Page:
Published by Communications and Public Affairs 519 824-4120, Ext. 56982 or 53338
April 20, 2006
Scientists Get $1.3 Million for Health Research
The University of Guelph today received more than $1.3 million from the Canadian Institutes of Health Research (CIHR) to fund four projects aimed at advancing research on infectious bacteria, children's crossing of streets, and reproductive cells.
The U of G projects are part of a $112-million investment for research initiatives at Ontario universities and health research institutions announced today. Nationally, CIHR is investing more than $273 million in 793 research projects, 308 of them in Ontario.
“The University of Guelph is increasingly recognized for the interdisciplinary ways in which it can contribute to CIHR’s broad mandate,” said Alan Wildeman, vice-president (research). “The University is very proud of these four researchers and the success they have had in a national, highly competitive environment."
Currently, more than a dozen U of G professors are heading research projects supported by CIHR. In fact, Guelph received nearly $2.6 million last year from the federal agency for specific research projects, more than any other Canadian university without a medical school.
The latest U of G projects span across three of the University’s colleges, the College of Biological Science, the College of Social and Applied Human Sciences, and the Ontario Agricultural College.
Molecular and Cellular Biology professor Joseph Lam received $563,135 for a five-year study on mapping the complex pathways of how specific sugar polymers are made by pathogenic bacteria. “The outcome of this research will allow us to identify important drug targets that could be used to screen for novel antimicrobials against a variety of bacterial infections,” said Lam.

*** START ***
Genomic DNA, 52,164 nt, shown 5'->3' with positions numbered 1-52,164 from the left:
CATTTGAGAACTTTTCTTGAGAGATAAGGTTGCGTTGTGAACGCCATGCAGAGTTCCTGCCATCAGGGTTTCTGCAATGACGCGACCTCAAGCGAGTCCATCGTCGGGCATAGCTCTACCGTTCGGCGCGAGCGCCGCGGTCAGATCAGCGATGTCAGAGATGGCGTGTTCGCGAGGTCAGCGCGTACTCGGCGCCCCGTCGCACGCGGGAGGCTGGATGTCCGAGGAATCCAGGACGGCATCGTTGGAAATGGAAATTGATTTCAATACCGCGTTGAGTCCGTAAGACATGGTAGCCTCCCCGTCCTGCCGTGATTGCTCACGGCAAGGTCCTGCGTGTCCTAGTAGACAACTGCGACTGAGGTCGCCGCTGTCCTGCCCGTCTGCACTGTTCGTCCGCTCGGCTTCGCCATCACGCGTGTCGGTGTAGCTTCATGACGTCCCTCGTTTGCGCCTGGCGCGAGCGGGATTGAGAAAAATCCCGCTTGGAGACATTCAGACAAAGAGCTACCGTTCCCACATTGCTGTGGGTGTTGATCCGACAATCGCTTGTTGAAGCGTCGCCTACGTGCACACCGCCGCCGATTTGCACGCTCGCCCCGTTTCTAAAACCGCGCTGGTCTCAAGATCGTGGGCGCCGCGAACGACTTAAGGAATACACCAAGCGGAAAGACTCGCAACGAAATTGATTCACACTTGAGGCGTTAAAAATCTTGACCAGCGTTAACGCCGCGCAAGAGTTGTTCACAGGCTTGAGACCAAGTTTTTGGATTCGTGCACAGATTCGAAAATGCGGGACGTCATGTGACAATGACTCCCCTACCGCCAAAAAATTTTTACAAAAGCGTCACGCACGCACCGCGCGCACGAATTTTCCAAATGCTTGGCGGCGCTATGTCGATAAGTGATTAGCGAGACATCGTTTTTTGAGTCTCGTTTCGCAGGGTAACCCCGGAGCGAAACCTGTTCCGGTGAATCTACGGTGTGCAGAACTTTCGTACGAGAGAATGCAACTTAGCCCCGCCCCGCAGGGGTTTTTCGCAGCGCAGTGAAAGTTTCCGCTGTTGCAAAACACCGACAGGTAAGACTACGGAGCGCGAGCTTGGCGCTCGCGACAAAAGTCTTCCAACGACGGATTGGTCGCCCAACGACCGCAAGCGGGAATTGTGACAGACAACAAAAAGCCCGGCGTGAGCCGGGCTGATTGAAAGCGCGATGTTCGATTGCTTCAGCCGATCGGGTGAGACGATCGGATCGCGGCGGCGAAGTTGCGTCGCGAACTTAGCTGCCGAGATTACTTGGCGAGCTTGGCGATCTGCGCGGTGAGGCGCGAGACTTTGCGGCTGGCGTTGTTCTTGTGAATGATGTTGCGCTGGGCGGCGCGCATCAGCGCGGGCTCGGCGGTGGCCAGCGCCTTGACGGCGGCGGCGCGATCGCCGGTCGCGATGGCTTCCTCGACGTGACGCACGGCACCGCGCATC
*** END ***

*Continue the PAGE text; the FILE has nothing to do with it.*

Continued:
Prof. Chris Whitfield, also in the Department of Molecular and Cellular Biology, received a five-year, $522,350 grant to understand the ways in which bacteria build and maintain their cell surfaces. “It’s always rewarding to see our research proposals well received by colleagues on the national review committees,” said Whitfield. “CIHR’s generous support allows us to pursue a variety of fundamental questions concerning infectious bacteria. Equally important, the funding is providing opportunities for the training of the next generation of researchers.”
Lam and Whitfield share a modern laboratory with state-of-the-art equipment in U of G’s new Science Complex. “This CIHR funding will allow our laboratory to take advantage of the momentum that my group has built up in this project and continue to break new grounds in microbial glycobiology research,” said Lam.
In addition, psychology professor Barbara Morrongiello will receive more than $177,000 to study children's crossing of streets and the factors that affect how safely they do so. "It is also to develop a virtual reality training program for street crossing behaviour, and to evaluate how well this works to improve actual street crossing behaviour by children," she said.
Animal and Poultry Science professor Julang Li received $98,113 to continue her research on the germline potential of stem cells derived from the skin. “We’re trying to determine whether the cell isolated from skin differentiates into a female germ cell,” she said. “If the answer is yes, we plan to study the mechanism governing this differentiation.”
Launched in 2000, CIHR is Canada’s premier health research funding agency, supporting more than 8,500 researchers in universities, teaching hospitals, and research institutes nationwide.
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